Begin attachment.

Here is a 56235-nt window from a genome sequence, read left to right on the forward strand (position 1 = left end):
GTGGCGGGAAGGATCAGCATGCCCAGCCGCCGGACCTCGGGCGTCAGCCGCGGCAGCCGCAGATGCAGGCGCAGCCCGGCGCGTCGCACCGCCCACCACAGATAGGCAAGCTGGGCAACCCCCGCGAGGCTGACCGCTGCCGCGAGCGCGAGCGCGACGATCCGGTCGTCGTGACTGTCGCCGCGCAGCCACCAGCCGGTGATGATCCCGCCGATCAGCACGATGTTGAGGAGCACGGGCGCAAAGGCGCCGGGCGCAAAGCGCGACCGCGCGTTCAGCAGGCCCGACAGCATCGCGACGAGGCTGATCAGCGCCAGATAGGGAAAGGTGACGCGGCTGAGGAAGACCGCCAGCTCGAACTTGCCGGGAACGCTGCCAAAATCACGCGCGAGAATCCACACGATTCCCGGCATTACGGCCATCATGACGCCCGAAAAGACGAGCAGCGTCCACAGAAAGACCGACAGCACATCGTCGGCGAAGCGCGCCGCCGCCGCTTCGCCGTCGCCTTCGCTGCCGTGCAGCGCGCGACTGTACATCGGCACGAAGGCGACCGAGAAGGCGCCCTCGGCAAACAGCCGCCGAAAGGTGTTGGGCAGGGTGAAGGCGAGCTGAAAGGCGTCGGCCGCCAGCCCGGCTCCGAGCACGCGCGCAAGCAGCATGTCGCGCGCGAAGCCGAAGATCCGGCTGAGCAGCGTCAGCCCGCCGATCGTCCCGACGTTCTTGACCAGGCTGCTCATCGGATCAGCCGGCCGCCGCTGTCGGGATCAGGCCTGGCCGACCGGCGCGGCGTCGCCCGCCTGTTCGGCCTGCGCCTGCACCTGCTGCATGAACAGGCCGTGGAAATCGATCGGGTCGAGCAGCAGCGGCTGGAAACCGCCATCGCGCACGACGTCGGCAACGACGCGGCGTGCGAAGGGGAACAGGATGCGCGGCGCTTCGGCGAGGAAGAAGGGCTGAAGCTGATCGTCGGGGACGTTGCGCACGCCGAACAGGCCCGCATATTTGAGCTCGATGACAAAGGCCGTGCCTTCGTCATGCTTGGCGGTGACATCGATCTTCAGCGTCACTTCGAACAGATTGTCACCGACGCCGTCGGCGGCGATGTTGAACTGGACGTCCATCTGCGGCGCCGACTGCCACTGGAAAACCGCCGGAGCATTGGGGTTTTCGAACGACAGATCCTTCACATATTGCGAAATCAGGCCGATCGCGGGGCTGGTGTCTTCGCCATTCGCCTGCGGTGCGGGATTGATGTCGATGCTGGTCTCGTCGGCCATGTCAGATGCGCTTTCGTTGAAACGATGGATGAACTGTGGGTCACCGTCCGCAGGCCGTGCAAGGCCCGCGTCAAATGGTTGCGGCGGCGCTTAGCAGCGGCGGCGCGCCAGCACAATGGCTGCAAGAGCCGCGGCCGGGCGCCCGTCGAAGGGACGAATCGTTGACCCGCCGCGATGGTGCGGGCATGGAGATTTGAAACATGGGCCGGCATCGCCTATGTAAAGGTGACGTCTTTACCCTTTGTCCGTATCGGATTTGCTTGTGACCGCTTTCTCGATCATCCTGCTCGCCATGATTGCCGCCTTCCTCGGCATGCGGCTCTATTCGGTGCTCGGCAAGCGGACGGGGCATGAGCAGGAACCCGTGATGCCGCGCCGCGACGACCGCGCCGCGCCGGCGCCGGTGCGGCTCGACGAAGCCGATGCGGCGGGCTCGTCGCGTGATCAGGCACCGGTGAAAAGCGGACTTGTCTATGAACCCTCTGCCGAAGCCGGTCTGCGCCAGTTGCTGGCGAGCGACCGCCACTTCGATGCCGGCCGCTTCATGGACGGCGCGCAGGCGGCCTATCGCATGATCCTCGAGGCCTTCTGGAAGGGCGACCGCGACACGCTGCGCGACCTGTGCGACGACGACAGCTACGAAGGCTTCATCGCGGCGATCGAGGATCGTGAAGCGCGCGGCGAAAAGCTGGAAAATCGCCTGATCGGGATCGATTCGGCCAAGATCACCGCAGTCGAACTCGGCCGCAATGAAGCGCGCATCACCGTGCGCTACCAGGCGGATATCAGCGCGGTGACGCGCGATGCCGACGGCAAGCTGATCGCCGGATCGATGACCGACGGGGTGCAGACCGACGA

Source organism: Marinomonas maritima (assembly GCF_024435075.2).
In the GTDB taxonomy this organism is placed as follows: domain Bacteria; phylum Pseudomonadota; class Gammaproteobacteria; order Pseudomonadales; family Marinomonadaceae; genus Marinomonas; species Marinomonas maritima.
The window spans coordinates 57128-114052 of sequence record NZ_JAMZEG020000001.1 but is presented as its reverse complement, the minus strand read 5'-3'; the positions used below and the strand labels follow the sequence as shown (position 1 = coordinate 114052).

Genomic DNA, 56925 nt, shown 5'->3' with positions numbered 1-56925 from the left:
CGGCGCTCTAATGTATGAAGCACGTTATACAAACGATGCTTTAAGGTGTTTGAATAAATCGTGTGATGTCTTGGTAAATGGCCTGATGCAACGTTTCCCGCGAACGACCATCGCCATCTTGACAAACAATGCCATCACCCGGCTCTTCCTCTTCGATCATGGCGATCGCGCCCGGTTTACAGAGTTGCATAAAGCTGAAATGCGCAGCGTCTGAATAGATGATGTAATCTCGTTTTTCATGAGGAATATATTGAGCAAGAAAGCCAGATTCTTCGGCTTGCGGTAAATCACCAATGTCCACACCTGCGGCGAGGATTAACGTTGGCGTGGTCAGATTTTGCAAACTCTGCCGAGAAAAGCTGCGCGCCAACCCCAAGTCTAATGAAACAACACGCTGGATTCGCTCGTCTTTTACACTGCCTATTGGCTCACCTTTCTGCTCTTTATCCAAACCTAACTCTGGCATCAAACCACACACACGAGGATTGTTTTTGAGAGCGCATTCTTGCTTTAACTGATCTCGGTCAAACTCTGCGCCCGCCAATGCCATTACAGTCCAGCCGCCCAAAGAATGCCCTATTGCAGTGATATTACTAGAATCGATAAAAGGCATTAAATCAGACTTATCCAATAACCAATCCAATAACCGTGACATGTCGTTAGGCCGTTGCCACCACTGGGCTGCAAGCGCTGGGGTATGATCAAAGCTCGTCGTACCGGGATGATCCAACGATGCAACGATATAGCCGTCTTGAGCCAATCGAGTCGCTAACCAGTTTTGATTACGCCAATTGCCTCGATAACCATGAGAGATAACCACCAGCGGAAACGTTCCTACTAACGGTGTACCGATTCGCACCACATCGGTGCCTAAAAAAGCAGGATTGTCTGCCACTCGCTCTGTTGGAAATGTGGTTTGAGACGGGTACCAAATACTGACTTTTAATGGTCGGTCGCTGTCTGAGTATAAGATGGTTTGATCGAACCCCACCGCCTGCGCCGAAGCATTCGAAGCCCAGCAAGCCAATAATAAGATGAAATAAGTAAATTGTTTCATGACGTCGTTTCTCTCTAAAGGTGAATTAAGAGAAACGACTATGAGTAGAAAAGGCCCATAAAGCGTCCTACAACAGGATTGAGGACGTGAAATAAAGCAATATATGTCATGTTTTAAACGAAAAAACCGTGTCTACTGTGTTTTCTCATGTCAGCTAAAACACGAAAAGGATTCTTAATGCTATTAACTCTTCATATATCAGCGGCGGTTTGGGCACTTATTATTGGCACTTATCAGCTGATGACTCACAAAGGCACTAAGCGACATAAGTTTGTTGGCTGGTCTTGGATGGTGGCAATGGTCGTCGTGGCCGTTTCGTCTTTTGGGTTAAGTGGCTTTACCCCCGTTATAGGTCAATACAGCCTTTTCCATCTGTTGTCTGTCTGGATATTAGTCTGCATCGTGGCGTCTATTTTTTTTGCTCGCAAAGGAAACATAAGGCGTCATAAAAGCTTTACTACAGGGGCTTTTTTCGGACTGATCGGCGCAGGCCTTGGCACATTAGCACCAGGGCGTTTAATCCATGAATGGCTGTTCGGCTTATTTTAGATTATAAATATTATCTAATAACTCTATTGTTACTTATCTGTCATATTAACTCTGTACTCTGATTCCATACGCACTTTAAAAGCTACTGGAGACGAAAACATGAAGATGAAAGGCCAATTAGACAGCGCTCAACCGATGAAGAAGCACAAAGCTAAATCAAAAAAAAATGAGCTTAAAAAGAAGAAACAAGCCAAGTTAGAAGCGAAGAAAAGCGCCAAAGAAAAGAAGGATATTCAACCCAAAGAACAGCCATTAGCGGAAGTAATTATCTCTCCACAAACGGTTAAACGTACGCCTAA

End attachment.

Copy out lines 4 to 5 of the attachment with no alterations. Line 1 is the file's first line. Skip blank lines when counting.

In the GTDB taxonomy this organism is placed as follows: domain Bacteria; phylum Pseudomonadota; class Gammaproteobacteria; order Pseudomonadales; family Marinomonadaceae; genus Marinomonas; species Marinomonas maritima.
The window spans coordinates 57128-114052 of sequence record NZ_JAMZEG020000001.1 but is presented as its reverse complement, the minus strand read 5'-3'; the positions used below and the strand labels follow the sequence as shown (position 1 = coordinate 114052).